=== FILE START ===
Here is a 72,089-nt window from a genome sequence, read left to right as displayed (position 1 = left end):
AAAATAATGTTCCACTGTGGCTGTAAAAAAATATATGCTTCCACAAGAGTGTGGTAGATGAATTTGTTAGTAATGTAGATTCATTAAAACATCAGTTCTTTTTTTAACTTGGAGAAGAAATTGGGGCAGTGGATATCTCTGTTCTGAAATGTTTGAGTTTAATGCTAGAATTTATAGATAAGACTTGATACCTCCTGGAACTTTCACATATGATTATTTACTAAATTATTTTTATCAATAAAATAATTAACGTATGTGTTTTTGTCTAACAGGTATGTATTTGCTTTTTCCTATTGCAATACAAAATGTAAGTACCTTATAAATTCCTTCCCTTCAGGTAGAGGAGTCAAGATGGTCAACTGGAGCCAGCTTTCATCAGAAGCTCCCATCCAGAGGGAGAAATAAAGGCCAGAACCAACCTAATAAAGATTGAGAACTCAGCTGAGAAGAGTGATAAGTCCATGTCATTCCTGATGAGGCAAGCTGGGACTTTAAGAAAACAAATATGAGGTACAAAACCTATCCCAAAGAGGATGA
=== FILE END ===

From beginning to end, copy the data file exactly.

Here is a 72,089-nt window from a genome sequence, read left to right as displayed (position 1 = left end):
AAAATAATGTTCCACTGTGGCTGTAAAAAAATATATGCTTCCACAAGAGTGTGGTAGATGAATTTGTTAGTAATGTAGATTCATTAAAACATCAGTTCTTTTTTTAACTTGGAGAAGAAATTGGGGCAGTGGATATCTCTGTTCTGAAATGTTTGAGTTTAATGCTAGAATTTATAGATAAGACTTGATACCTCCTGGAACTTTCACATATGATTATTTACTAAATTATTTTTATCAATAAAATAATTAACGTATGTGTTTTTGTCTAACAGGTATGTATTTGCTTTTTCCTATTGCAATACAAAATGTAAGTACCTTATAAATTCCTTCCCTTCAGGTAGAGGAGTCAAGATGGTCAACTGGAGCCAGCTTTCATCAGAAGCTCCCATCCAGAGGGAGAAATAAAGGCCAGAACCAACCTAATAAAGATTGAGAACTCAGCTGAGAAGAGTGATAAGTCCATGTCATTCCTGATGAGGCAAGCTGGGACTTTAAGAAAACAAATATGAGGTACAAAACCTATCCCAAAGAGGATGA